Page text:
In Part One of this series I said that marriage is a religious institution. There are many who believe marriage is a civil institution but that perception was formed on the pillars of the meddling of civil laws in the marriage institution.
One wouldn’t have to look too far to confirm that marriage was already a religious institution back in the days of Moses, long before anybody doubted its origins and long before any civil magistrate had the authority to allow or disallow marriage, prescribe benefits and regulate contracts based on a couple’s marital status.
The common perception of “the wall of separation between church and state” is that it is used to prevent religion from encroaching onto secular society. The opposite is rather the case. More often than not, civil initiatives meddle in the affairs of the religious trying to subvert it, as I shall show.
James Madison referred to the separation between church and state as the Doctrine of the Two Kingdoms. In the same spirit I’ll refer to the two sides of the argument as the Religious Kingdom and the Civil Kingdom.
Americans United for Separation of Church and State (AU) is a 501(c)(3) nonprofit educational organization founded in 1947. They claim to have Christians, Jews, Buddhists, and people with no religious affiliation as members, including Democrats, Republicans and independents. Let’s assume their claim of members from a broad spectrum of beliefs is true.
Reading through AU’s historical record one finds that they were initially mostly correct in their defense of the First Amendment, especially efforts to introduce theology into public schools. Losing these cases earned religious groups the unfortunate, non descriptive pejorative of “Religious Right,” a term that Jerry Falwell himself used to describe his Moral Majority at its dissolution in 1989 in Las Vegas. He didn’t realize, foolishly I might add, that the term Religious Right was already firmly ensconced in the minds of the people as a kook-fringed fanatical organization. It was brought about entirely because of Messrs. Jerry Falwell, Pat Robertson and others’ poor judgment and failure to recognize the futile legal position they were advocating. “Religious Right” became a label under which religious groups unfairly suffer today not having a rational response – aimlessly trying to defend or explain it, without success.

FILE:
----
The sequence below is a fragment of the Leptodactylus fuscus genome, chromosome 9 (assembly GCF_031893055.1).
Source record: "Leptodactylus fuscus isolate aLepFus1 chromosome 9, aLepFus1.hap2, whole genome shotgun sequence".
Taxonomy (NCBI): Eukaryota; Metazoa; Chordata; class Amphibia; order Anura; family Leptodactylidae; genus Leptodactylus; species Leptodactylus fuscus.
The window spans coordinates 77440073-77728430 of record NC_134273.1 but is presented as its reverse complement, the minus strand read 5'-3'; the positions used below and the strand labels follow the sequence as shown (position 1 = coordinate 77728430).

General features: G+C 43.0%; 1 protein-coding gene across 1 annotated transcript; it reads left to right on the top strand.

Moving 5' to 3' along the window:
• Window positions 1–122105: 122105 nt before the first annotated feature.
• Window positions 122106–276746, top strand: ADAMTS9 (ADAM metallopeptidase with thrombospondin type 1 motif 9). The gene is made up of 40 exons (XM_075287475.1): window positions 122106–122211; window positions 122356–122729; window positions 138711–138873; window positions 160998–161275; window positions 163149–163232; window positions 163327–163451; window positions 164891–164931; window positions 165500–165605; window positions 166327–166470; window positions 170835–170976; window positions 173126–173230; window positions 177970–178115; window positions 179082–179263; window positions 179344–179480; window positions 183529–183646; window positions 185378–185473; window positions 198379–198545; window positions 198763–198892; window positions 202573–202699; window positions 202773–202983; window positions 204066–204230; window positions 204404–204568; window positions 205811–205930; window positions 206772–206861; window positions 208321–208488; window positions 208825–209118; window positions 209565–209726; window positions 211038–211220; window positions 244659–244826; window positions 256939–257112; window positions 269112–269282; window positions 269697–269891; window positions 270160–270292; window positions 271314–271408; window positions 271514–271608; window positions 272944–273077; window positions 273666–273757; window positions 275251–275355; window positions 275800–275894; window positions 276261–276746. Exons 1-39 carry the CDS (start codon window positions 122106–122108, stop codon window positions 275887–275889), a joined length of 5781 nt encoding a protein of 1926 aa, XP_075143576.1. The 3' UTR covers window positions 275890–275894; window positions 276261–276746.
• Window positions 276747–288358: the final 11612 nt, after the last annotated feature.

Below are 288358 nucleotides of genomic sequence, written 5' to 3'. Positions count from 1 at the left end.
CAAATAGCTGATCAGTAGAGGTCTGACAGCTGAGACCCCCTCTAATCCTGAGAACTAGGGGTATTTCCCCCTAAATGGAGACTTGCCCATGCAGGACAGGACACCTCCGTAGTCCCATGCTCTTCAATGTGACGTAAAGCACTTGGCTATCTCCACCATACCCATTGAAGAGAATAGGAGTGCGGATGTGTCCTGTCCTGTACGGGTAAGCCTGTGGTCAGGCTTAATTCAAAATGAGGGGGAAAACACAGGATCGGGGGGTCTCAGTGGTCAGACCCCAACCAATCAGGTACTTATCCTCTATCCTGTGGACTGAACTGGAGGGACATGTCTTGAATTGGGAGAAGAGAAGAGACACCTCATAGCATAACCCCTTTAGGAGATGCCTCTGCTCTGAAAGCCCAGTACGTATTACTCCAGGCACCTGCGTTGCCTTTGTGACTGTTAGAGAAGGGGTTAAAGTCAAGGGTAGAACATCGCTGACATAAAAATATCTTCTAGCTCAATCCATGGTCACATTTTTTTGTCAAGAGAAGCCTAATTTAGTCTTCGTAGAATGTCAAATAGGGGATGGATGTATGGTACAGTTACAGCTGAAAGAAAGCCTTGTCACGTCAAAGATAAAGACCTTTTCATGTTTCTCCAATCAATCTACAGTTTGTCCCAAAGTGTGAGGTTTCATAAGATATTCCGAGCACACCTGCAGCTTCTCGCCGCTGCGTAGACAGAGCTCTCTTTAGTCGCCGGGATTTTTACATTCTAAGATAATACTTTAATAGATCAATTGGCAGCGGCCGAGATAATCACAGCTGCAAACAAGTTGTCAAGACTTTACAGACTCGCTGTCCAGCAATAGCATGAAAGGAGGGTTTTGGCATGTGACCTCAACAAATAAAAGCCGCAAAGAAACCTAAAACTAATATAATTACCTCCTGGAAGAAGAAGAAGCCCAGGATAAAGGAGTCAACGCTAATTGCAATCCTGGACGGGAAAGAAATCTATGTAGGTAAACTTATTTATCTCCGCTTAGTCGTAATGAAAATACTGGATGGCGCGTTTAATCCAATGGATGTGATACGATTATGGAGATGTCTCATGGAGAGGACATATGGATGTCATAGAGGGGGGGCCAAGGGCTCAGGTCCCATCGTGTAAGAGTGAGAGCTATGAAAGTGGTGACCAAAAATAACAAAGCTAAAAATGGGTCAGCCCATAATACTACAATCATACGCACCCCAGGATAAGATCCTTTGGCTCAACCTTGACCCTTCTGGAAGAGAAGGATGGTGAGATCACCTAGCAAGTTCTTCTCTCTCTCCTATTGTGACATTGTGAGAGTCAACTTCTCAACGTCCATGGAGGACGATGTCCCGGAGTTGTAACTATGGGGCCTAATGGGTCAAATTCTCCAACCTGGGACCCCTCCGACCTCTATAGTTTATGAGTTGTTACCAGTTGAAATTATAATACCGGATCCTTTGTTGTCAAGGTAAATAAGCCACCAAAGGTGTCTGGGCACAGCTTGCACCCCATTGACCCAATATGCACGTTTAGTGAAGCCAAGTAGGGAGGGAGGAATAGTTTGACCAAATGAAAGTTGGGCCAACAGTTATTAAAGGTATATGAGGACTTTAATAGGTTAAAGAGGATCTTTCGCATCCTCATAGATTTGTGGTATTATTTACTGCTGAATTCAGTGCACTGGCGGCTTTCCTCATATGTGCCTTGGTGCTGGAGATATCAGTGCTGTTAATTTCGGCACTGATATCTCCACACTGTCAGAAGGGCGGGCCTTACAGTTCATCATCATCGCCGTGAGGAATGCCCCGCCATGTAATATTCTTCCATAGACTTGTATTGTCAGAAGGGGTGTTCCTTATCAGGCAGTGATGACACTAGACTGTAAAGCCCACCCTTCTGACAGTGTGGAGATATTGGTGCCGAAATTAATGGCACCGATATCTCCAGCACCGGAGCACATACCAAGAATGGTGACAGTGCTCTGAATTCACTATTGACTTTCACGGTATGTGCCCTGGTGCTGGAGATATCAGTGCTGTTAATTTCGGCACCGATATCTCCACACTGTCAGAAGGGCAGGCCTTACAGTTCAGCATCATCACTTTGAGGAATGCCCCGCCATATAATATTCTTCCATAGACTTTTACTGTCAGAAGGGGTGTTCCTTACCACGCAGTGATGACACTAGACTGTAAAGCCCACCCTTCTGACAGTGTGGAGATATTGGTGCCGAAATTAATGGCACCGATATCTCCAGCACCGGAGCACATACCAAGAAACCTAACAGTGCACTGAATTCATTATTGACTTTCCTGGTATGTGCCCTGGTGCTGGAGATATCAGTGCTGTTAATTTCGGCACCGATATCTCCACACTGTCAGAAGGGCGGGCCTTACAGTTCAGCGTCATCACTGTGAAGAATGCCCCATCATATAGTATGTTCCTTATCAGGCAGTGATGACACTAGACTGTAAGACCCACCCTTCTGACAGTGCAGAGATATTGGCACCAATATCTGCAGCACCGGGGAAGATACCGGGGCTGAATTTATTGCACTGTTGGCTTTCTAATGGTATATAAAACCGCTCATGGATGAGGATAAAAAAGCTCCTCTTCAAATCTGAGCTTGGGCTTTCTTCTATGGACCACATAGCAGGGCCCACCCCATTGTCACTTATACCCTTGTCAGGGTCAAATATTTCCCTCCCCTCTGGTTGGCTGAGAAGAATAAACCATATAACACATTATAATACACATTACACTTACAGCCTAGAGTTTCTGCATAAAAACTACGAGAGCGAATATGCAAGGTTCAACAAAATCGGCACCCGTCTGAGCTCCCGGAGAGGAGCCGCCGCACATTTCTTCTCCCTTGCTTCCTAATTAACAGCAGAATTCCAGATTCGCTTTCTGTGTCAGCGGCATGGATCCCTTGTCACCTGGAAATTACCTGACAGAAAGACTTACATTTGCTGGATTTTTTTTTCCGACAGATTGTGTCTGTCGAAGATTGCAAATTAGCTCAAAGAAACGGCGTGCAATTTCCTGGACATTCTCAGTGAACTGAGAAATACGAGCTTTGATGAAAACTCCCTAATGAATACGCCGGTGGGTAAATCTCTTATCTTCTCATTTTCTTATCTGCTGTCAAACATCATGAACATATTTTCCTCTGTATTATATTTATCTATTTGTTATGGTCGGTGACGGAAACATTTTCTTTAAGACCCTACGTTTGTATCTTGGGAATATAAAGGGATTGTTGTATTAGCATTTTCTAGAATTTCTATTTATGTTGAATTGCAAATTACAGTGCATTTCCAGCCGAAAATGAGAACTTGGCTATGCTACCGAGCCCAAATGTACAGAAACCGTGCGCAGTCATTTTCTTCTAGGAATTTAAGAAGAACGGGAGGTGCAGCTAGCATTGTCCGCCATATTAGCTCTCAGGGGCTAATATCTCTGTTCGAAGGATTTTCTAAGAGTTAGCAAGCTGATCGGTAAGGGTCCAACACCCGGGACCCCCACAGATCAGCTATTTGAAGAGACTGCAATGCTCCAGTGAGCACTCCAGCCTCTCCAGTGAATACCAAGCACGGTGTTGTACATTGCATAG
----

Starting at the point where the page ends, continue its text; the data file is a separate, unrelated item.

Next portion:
What did Jerry Falwell do wrong in the 1970’s and 80’s? What did Pat Robertson do wrong in the 1990’s?
For starters, they wanted to introduce doctrines belonging to the Religious Kingdom into establishments belonging to the Civil Kingdom, a blatant violation of the First Amendment. The courts couldn’t have sided with any of these initiatives and be faithful to the law regardless of the judges' personal beliefs. Pursuing these initiatives without due regard to the legal principles governing reality not only made a mockery of honest Christian initiatives but allowed religion’s enemies to define and demonize it.
Had these gentlemen sat down and realistically analyzed their position, the course to pursue to succeed, the outcomes may have been very different. Many families destroyed and generations lost could have been saved making wasted talents available for liberty and prosperity. It appears, judging from the advantage of distance in time, as if their morally acceptable goals were doomed to fail from the outset because of rather silly and perhaps self-serving strategies.
If the Civil Kingdom’s intruders had not scaled the “wall” and invaded one of the Religious Kingdom’s domains – the education of its children – and had the Religious Kingdom’s gatekeepers not fallen for the bribe of “free” public education, the problem Messrs. Falwell and Robertson tried to rectify would never have occurred in the first place. “Free” education wasn’t free at all. The cost of the ignorance and misery which that invasion brought about is incalculable.
In my next post I will look a bit more at the Americans United for Separation of Church and State.